According to Frank Sharry, Executive Director of America’s Voice: “Yesterday, we saw the GOP’s chickens coming home to roost.  Donald Trump took his media circus to the southern border to demagogue the immigration issue, while his party back in Washington took to the House floor to do the same.  Meanwhile, the rest of the country—particularly Latino voters and others close to the immigration debate—watched in disgust.  When Steve King and Donald Trump are thumping their chests over an immigration “win” smart Republicans should be very, very worried about the future of the national party.  Voters don’t like to be scapegoated, maligned and misrepresented, and it’s hard to ask for their vote when you do.”

Read on for the full NYT editorial, Washington Post article, and New Republic piece.

New York Times (Opinion)The Anti-Immigrant Binge in Congress
By Editorial Board
July 24, 2015 

Congress is in danger of taking that most cursed of American political disagreements, the debate over illegal immigration, and dragging it farther toward insanity.

Bills are being rushed to the floor in the House and Senate in response to a woman’s senseless killing in San Francisco by an unauthorized immigrant with a long criminal record. That single crime has energized hard-line Republican lawmakers who have long peddled the false argument that all illegal immigrants are a criminal menace, and that the best way to erase their threat is by new layers of inflexible policing.

On Thursday afternoon the House passed the first of these bills, to punish state and local governments that limit cooperation with immigration enforcement and that forbid their officers to question the people they encounter about their immigration status. It would deny places with such “sanctuary” policies funding from the Homeland Security and Justice Departments for public-safety programs, essentially bleeding them of money to fight crime — in the name of fighting crime. Another measure pending in the House, “Kate’s Law,” named for the San Francisco victim, Kathryn Steinle, would impose mandatory five-year minimum prison sentences for deportees caught re-entering the country.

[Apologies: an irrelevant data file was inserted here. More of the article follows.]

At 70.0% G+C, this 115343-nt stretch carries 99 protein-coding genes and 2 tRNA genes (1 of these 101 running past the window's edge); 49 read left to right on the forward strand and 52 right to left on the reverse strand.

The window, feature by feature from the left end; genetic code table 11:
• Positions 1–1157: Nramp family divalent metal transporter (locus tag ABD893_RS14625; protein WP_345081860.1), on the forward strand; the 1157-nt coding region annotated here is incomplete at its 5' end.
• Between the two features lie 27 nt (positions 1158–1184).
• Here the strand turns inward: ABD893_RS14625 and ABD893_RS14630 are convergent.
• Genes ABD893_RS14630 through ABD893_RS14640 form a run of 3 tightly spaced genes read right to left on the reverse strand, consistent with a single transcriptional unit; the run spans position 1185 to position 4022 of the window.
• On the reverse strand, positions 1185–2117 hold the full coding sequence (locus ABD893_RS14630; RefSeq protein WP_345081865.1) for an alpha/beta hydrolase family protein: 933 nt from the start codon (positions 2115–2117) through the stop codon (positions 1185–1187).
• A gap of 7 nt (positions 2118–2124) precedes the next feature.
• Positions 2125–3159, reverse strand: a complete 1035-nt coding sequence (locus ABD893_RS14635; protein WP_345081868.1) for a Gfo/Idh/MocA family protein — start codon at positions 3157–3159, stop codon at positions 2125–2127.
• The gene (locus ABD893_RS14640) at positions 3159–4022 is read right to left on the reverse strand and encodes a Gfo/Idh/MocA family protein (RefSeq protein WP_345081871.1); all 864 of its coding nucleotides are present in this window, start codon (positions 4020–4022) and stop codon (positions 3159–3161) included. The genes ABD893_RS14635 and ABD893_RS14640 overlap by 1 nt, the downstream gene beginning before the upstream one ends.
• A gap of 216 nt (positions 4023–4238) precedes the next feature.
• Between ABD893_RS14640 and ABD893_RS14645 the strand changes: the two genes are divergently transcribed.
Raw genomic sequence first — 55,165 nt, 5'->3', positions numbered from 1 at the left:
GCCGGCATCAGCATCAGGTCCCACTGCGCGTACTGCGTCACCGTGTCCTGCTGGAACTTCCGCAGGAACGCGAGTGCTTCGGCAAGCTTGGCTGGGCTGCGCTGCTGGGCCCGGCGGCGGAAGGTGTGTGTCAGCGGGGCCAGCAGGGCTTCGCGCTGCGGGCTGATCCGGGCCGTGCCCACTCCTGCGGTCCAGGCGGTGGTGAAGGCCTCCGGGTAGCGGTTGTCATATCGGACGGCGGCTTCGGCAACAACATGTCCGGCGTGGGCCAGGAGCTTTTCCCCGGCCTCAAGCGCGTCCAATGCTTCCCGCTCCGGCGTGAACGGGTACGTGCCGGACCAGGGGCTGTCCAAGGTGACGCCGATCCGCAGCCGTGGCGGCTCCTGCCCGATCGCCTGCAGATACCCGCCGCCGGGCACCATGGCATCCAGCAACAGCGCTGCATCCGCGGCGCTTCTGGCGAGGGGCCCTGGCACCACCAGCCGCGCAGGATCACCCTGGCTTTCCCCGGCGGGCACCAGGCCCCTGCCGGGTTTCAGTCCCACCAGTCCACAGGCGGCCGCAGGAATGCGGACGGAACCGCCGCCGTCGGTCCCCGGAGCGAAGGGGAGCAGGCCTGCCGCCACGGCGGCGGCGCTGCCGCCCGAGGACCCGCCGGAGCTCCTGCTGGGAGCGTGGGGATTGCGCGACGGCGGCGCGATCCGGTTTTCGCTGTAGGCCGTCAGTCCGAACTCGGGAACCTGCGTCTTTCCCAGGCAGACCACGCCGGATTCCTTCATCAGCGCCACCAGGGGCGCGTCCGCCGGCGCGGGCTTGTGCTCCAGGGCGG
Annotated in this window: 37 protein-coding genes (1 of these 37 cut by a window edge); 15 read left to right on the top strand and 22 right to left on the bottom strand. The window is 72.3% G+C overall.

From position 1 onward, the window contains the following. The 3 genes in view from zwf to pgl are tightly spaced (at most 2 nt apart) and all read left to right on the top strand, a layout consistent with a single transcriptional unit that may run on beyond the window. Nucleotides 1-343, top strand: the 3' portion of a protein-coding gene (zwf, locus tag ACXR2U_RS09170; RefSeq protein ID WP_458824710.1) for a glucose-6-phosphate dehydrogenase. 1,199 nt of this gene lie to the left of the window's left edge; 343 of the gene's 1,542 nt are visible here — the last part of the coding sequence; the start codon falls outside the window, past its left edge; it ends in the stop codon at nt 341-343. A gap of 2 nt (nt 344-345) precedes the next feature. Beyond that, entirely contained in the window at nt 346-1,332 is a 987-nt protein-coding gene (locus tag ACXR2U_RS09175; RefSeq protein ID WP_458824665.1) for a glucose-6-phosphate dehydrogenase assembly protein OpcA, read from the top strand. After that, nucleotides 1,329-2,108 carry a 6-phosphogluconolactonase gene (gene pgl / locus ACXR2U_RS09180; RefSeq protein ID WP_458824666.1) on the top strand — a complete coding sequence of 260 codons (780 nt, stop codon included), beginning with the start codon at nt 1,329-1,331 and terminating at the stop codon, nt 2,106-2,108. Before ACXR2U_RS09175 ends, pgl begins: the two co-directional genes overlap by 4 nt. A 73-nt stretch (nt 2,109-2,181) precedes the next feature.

In the Senate, Charles Grassley of Iowa has offered a bill that combines the sanctuary-city and “Kate’s Law” provisions. Rand Paul of Kentucky and David Vitter of Louisiana have their own sanctuary-city bills, and Ted Cruz of Texas has jumped on the “Kate’s Law” bandwagon.

Senator Dianne Feinstein, a California Democrat, is also said to be working on a bill that would require local authorities to work more closely with the federal government on immigration enforcement. She is treading on dangerous ground: However reasonably her bill might be drawn, it will be debated and amended in a body dominated by Republicans who are bent on using the Steinle tragedy to fraudulently amplify the immigrant threat.

This week, in hearings in the Senate Judiciary Committee and House immigration subcommittee, the hard-liners made that very clear.

Representative Trey Gowdy of South Carolina mused about the need to find and swiftly rid the country of criminal “aliens”: “How are we going to identify that universe, however small it may be?” he said, adding, “What is our plan to identify that universe before they reoffend?”

Representative Steve King of Iowa likened crimes by unauthorized immigrants to the 9/11 attacks, “a tragedy that causes my hard heart to cry.”

Representative Lamar Smith of Texas said “someone in this administration probably should be arrested for negligent homicide.”